Kiwi motocross hero Josh Coppins once said that “championships are won on your bad days”.
And it got us at BikesportNZ.com thinking, how many times have we seen title contenders have a huge “moment”, a shock-horror afternoon or score an own goal (run out of gas in sight of the finish line or drop the bike in an easy corner just before the chequered flag) … but we then see these riders go on to win the title?
It happens surprisingly often.
We can recall Daryl Hurley getting a big rock in the face during a motocross nationals round in Hawke’s Bay a few years back, in 2007 actually. Obviously in pain and with vision out of only one eye, he came out to race the next moto anyway and scored a handful of points.
It was well below vintage Hurley (pictured above) but it turned out that those few points were enough to give him the New Zealand MX1 title that year.
It was a classic example of “winners don’t quit”.
A similar thing happened at the fourth and final round of the New Zealand Cross-country Championships in a rain-swept and muddy Taranaki in May.
Defending champion Adam Reeves had a shocker. He put himself back down the field after he shot off the track and down a steep bank. Mistake No.1.
Conditions here were appalling. Visibility was poor with constant drizzle only broken up by occasional downpours. The soil was porridge.
“It was that steep I figured I would have to lift the bike back up onto the farm track, but, given that the bike weighs 105kg plus, and add say 10kg of mud, it wasn’t going to happen, so I walked the bike round the side of the hill until finding away back up,” Reeves said.
“I had now lost a lot of time but, moving on to the second lap, I was back on the gas and beginning to get some positions back when I took what I thought was a decent line though a water hole, but it actually turned out to be a total bike trap. I had to lift my bike out of thigh-deep mud and water.”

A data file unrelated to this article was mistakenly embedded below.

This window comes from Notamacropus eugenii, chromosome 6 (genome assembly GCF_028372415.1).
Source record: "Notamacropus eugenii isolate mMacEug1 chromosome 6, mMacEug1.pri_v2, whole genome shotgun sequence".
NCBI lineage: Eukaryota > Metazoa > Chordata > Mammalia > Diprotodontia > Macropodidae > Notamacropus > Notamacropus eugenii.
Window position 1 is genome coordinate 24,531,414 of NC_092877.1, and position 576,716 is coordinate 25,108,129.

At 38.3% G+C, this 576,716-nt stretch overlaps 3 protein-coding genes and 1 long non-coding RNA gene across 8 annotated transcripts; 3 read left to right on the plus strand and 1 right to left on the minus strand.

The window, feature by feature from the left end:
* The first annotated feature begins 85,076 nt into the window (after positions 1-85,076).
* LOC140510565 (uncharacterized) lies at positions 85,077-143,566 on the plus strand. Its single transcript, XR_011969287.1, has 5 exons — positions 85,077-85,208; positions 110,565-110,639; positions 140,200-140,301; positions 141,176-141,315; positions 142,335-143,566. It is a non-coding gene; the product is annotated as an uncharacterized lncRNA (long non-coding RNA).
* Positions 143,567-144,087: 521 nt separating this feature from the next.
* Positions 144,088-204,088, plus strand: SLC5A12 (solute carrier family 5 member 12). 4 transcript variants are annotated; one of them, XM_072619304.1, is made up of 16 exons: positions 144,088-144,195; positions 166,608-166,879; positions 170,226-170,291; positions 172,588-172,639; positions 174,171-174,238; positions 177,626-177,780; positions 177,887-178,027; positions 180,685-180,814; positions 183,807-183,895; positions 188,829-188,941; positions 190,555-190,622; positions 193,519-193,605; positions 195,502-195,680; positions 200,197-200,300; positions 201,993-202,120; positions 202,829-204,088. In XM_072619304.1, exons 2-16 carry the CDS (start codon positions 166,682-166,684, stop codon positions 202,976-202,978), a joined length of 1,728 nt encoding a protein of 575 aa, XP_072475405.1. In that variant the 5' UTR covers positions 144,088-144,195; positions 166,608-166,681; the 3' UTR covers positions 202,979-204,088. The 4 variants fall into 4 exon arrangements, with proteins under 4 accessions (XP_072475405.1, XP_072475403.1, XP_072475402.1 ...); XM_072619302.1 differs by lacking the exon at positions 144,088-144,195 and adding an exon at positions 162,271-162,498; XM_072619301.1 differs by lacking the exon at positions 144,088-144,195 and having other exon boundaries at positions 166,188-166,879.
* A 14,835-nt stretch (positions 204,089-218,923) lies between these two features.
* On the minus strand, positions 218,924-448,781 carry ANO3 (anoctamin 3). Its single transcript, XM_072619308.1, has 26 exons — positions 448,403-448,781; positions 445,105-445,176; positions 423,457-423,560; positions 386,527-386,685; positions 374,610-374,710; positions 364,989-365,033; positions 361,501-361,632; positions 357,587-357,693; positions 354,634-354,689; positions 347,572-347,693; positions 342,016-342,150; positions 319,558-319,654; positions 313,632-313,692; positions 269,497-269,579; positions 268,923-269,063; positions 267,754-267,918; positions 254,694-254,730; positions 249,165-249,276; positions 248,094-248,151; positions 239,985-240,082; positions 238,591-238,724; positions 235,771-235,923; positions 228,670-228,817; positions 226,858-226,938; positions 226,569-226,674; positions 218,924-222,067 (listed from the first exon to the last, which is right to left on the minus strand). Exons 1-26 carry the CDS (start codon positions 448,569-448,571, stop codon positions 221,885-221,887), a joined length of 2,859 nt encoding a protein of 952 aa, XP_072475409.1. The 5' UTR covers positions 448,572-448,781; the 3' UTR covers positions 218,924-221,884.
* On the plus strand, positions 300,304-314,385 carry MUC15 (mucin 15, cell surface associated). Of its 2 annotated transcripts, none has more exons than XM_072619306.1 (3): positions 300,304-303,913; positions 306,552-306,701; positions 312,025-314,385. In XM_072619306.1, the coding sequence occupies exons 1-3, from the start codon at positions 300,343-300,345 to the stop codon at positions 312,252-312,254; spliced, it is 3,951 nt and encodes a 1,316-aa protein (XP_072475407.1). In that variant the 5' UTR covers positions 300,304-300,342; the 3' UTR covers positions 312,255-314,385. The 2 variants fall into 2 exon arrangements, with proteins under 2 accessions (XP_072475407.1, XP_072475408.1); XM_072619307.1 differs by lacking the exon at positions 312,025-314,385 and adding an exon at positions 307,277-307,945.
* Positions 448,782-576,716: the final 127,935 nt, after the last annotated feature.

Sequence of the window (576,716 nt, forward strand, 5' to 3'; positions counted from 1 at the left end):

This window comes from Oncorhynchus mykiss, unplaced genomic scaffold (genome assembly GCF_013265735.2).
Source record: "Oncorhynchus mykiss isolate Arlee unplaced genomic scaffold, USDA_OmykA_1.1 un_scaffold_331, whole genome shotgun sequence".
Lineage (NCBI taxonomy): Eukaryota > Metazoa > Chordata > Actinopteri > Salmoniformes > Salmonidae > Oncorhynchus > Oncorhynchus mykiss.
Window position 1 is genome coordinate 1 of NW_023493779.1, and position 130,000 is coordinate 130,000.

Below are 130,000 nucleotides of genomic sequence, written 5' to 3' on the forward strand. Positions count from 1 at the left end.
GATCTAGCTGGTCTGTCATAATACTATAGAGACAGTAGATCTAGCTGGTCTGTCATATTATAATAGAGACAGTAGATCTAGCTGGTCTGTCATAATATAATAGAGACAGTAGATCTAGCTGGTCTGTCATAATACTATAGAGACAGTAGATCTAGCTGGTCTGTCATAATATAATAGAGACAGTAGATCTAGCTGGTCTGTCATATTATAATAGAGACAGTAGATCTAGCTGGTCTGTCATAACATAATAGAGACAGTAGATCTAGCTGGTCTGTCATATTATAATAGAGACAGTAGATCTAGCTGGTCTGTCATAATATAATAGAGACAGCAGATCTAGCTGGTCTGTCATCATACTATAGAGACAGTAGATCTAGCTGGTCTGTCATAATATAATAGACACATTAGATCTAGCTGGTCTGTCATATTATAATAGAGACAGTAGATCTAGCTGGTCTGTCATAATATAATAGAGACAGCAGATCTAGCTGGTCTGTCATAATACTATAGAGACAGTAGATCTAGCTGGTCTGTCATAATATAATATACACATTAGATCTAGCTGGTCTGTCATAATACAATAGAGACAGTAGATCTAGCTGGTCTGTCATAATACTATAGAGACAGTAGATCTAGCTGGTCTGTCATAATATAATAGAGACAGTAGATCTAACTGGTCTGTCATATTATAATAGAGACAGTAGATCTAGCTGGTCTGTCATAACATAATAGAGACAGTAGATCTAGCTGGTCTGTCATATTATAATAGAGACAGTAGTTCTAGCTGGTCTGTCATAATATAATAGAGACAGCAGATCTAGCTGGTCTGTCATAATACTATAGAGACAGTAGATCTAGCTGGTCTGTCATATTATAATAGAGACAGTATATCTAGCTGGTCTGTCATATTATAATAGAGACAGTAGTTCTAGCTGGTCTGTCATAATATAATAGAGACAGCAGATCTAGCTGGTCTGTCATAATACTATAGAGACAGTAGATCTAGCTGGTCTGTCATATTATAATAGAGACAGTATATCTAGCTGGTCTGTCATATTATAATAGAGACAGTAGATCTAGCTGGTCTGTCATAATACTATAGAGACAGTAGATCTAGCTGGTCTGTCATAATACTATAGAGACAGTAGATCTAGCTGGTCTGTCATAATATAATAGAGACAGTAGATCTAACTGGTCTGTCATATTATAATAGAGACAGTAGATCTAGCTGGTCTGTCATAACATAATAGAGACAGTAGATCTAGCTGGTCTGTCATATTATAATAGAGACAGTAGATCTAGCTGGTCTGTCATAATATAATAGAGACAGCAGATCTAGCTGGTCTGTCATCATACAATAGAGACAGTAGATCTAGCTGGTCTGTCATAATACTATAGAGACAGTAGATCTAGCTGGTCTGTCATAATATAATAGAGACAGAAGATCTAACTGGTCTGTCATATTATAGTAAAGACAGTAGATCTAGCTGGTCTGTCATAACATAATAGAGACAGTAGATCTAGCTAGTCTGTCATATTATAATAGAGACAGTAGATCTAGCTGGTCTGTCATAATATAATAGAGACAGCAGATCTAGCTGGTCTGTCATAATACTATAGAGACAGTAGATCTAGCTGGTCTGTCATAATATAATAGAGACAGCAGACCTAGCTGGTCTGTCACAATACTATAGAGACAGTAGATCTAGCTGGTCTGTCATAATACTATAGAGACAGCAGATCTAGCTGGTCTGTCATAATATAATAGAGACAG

So that was mistake No.2.
“By now I was really pissed, and began to ride like a madman, which wasn’t the best move as I launched into a water hole way too fast and effectively drowned my bike,” said Reeves”
That was mistake No.3 and, by this stage, any normal human being would have given up.
But no, Reeves spent at least 10 minutes fruitlessly trying to restart the bike. He had no option then but to give up, or so he thought.
“I resorted to helping stuck riders get out of the same water hole that had claimed me. I figured my championship hopes were all but gone.
“Then, 20-minutes later, another rider told me that both of my main rivals had pulled out due to their bikes breaking down. I figured I best give my bike another try, and, unbelievably, it fired straight back up. I was back in it.
“I got back to the pits, much to everyone’s surprise, and my crew informed me that the championship was mine and to just go back out and complete a final lap.”
Easier said than done.
“By now the track was a total nightmare and bikes were stuck and broken down everywhere. I rode cautiously because all I wanted to do was finish.”
Chaos reigned and one hillside in particular had become virtually impassable.
“A lot of riders were giving up and coming back down to take the shortcut home.
“I didn’t want to give anyone a reason to disqualify me so taking the short cut wasn’t an option. I thought I was sweet but then I felt the clutch let go, so I quickly shut the bike off in the hope it would cool down and become operational once again.
“It was a lonely 10-minute wait on this nightmare of a hill and I had visions of being stuck out there until dark, but, once again my bike came back to life and I was able to continue.”
As it turns out, Reeves would later discard that result anyway (as only three of the four rounds would be counted), but with his main rivals failing to finish that day, the points Reeves had scored at the previous rounds were enough to give him his third straight outright New Zealand Cross Country title.
There is another example of “winners don’t quit and quitters don’t win” when we look at what happened to Josh Coppins at the opening round of the Australian Motocross Championships at Broadford, in Victoria.
Josh had a lacklustre day, by his own high standards, certainly he finished below where we would have expected him to be … a lowly seventh overall for the day.
But Coppins didn’t give up and, after a couple of winning rides at the following two rounds, he was on top of the standings. There is still some way to go in the Australian series and, at the moment at least, he’s third in the rankings and we don’t know where he will eventually end up, but we can guarantee one thing … he’s no quitter.
We guess the moral of the story is “never give up”.
© Words and photo by Andy McGechan, www.BikesportNZ.com